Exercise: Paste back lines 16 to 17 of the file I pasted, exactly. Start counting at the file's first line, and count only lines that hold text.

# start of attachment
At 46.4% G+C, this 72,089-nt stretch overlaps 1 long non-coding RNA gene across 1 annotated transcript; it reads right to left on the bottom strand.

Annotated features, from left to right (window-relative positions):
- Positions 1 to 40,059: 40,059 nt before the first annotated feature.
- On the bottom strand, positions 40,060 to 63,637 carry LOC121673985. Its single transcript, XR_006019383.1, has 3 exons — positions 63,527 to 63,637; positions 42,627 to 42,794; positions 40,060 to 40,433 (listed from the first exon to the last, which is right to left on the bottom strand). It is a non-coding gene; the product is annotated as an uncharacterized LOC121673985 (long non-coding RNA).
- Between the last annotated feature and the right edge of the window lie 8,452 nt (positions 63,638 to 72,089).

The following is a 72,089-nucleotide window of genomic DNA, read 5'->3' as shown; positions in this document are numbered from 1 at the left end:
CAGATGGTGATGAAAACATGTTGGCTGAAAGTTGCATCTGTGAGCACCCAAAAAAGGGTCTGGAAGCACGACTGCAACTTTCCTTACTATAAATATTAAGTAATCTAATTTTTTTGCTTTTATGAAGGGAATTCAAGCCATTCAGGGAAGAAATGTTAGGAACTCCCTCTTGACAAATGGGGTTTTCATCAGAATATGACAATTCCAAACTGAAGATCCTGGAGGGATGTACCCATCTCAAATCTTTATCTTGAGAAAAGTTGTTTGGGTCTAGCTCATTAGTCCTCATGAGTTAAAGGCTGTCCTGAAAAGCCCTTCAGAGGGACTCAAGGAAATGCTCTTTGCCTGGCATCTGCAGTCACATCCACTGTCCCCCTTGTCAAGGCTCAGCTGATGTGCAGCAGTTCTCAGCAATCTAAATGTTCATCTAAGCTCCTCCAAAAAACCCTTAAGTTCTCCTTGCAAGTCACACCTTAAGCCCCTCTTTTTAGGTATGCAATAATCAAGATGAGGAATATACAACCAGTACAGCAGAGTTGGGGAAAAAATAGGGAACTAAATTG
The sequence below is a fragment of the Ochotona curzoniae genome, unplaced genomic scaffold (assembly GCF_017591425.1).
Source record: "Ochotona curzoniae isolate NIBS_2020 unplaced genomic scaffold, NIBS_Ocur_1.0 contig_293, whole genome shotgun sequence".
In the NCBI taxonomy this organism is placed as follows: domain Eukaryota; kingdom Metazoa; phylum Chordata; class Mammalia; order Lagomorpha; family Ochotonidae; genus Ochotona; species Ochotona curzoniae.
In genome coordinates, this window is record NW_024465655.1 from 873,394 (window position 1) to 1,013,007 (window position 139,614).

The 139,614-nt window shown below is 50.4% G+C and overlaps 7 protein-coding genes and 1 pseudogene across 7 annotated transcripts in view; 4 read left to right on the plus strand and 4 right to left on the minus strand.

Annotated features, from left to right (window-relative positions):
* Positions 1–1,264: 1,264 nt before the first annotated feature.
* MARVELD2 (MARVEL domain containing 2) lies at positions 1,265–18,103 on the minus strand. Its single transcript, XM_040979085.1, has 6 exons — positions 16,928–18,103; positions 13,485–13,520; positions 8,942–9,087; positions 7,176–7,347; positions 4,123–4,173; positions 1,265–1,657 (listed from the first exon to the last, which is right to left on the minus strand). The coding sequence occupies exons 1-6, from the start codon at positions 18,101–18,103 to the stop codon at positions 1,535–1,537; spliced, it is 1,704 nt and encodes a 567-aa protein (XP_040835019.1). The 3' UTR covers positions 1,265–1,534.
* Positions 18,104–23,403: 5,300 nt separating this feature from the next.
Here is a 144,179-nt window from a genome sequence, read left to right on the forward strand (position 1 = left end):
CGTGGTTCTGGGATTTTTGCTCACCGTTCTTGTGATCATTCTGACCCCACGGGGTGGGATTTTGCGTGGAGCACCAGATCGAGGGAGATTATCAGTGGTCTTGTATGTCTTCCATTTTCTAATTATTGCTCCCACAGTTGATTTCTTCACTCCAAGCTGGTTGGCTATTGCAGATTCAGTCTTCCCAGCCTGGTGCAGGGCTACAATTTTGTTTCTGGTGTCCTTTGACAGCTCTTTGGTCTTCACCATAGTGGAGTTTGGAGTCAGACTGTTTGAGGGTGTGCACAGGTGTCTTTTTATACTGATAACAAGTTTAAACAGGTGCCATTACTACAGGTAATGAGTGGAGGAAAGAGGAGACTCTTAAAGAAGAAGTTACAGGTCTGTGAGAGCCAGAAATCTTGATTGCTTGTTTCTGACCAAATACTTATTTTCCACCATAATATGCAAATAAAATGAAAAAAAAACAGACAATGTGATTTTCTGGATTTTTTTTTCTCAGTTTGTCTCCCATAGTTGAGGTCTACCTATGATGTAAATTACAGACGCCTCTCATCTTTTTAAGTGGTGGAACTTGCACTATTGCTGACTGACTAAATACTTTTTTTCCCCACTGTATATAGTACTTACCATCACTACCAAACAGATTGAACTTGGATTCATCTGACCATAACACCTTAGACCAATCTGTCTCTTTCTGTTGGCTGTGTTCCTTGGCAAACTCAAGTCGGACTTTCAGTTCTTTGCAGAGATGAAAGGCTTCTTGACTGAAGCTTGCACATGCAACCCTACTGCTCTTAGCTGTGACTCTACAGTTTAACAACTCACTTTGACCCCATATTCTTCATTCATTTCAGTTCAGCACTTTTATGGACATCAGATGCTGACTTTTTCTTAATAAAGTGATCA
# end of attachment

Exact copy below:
* Positions 18,104–23,403: 5,300 nt separating this feature from the next.
Here is a 144,179-nt window from a genome sequence, read left to right on the forward strand (position 1 = left end):